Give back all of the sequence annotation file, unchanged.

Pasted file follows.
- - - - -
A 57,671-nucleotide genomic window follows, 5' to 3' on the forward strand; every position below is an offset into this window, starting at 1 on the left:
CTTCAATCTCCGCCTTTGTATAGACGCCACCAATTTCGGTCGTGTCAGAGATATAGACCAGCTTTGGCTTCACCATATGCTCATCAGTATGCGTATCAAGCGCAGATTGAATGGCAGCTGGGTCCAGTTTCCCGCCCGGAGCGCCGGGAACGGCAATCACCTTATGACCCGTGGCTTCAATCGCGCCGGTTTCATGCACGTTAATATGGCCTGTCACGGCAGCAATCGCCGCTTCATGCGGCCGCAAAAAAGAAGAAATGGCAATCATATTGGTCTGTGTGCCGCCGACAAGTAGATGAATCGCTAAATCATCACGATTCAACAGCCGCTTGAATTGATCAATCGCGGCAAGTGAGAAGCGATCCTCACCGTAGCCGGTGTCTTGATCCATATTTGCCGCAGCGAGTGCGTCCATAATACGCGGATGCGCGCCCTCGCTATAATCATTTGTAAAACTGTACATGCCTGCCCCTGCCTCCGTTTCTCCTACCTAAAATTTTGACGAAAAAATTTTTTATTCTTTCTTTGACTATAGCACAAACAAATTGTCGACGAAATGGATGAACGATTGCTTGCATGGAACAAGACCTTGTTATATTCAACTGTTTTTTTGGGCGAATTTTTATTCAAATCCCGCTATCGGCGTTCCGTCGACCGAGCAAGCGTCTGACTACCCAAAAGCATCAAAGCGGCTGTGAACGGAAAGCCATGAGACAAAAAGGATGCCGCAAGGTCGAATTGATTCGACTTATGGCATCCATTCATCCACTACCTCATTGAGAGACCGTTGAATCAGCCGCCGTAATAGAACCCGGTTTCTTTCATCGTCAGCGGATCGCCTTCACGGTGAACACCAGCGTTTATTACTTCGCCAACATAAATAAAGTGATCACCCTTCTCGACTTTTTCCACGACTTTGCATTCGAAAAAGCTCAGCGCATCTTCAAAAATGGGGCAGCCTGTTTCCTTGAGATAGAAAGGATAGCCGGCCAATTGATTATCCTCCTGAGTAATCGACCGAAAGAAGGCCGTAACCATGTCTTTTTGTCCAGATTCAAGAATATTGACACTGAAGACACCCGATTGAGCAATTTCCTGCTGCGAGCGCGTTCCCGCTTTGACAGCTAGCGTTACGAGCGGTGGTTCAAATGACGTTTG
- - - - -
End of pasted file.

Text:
A 57,671-nucleotide genomic window follows, 5' to 3' on the forward strand; every position below is an offset into this window, starting at 1 on the left:
CTTCAATCTCCGCCTTTGTATAGACGCCACCAATTTCGGTCGTGTCAGAGATATAGACCAGCTTTGGCTTCACCATATGCTCATCAGTATGCGTATCAAGCGCAGATTGAATGGCAGCTGGGTCCAGTTTCCCGCCCGGAGCGCCGGGAACGGCAATCACCTTATGACCCGTGGCTTCAATCGCGCCGGTTTCATGCACGTTAATATGGCCTGTCACGGCAGCAATCGCCGCTTCATGCGGCCGCAAAAAAGAAGAAATGGCAATCATATTGGTCTGTGTGCCGCCGACAAGTAGATGAATCGCTAAATCATCACGATTCAACAGCCGCTTGAATTGATCAATCGCGGCAAGTGAGAAGCGATCCTCACCGTAGCCGGTGTCTTGATCCATATTTGCCGCAGCGAGTGCGTCCATAATACGCGGATGCGCGCCCTCGCTATAATCATTTGTAAAACTGTACATGCCTGCCCCTGCCTCCGTTTCTCCTACCTAAAATTTTGACGAAAAAATTTTTTATTCTTTCTTTGACTATAGCACAAACAAATTGTCGACGAAATGGATGAACGATTGCTTGCATGGAACAAGACCTTGTTATATTCAACTGTTTTTTTGGGCGAATTTTTATTCAAATCCCGCTATCGGCGTTCCGTCGACCGAGCAAGCGTCTGACTACCCAAAAGCATCAAAGCGGCTGTGAACGGAAAGCCATGAGACAAAAAGGATGCCGCAAGGTCGAATTGATTCGACTTATGGCATCCATTCATCCACTACCTCATTGAGAGACCGTTGAATCAGCCGCCGTAATAGAACCCGGTTTCTTTCATCGTCAGCGGATCGCCTTCACGGTGAACACCAGCGTTTATTACTTCGCCAACATAAATAAAGTGATCACCCTTCTCGACTTTTTCCACGACTTTGCATTCGAAAAAGCTCAGCGCATCTTCAAAAATGGGGCAGCCTGTTTCCTTGAGATAGAAAGGATAGCCGGCCAATTGATTATCCTCCTGAGTAATCGACCGAAAGAAGGCCGTAACCATGTCTTTTTGTCCAGATTCAAGAATATTGACACTGAAGACACCCGATTGAGCAATTTCCTGCTGCGAGCGCGTTCCCGCTTTGACAGCTAGCGTTACGAGCGGTGGTTCAAATGACGTTTG